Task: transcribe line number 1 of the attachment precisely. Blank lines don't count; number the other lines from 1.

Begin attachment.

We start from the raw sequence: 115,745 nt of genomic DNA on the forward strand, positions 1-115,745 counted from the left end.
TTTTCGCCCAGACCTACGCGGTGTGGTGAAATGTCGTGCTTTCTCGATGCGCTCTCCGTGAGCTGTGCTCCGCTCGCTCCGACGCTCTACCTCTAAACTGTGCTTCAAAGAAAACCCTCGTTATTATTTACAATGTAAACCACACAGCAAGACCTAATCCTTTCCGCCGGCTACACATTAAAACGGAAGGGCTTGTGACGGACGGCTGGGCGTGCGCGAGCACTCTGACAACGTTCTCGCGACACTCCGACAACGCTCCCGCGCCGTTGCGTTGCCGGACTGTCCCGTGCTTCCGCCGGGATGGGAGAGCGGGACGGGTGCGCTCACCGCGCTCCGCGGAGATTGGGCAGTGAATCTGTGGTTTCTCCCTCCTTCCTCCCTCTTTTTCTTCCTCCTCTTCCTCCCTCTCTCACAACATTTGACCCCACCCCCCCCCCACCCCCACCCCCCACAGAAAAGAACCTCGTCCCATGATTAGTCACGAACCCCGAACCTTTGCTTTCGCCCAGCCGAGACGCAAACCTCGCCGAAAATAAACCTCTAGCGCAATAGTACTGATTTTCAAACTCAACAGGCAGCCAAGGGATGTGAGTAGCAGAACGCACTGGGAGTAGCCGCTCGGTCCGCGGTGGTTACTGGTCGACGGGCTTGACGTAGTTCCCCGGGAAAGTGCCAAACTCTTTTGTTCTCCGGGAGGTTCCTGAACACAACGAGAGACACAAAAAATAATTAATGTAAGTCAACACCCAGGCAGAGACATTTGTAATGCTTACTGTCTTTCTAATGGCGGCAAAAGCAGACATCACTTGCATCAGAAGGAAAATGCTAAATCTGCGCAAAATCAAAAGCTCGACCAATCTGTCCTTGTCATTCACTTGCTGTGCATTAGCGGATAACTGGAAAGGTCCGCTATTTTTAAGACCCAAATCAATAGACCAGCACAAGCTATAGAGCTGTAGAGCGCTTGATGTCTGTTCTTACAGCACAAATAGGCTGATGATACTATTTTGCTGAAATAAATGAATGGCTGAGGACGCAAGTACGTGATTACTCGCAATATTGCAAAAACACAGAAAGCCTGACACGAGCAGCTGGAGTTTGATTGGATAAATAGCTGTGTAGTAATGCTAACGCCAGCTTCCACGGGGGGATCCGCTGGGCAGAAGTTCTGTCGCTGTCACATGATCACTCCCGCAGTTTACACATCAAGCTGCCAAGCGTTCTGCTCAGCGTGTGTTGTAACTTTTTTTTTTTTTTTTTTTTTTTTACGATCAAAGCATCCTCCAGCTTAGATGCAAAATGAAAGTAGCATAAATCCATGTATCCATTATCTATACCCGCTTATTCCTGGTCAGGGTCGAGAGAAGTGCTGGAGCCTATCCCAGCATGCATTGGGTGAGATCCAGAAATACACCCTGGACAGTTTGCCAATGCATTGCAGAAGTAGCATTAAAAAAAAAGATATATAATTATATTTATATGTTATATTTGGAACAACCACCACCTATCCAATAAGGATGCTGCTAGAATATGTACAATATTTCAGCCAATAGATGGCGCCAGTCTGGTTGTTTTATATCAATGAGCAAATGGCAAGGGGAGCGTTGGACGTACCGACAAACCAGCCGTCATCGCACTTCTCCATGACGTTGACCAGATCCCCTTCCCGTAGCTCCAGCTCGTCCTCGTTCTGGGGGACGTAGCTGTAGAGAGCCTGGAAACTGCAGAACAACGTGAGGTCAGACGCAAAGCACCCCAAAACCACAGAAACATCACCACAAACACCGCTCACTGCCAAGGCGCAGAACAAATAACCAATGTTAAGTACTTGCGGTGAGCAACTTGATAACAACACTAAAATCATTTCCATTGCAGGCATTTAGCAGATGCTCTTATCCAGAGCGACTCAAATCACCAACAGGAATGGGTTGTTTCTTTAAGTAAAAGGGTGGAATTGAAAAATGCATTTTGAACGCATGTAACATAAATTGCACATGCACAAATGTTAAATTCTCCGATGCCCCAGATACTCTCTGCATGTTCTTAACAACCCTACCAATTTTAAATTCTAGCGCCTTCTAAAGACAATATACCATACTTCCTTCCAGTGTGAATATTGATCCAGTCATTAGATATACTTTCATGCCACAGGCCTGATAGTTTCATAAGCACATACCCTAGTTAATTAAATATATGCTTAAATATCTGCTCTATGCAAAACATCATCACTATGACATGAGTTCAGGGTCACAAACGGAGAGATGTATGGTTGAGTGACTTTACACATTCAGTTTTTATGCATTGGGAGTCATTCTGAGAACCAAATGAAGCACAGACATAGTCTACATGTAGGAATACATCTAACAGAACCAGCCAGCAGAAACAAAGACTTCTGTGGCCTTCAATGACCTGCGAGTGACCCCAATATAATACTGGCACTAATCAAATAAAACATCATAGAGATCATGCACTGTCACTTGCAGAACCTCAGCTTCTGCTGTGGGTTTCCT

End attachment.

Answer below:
We start from the raw sequence: 115,745 nt of genomic DNA on the forward strand, positions 1-115,745 counted from the left end.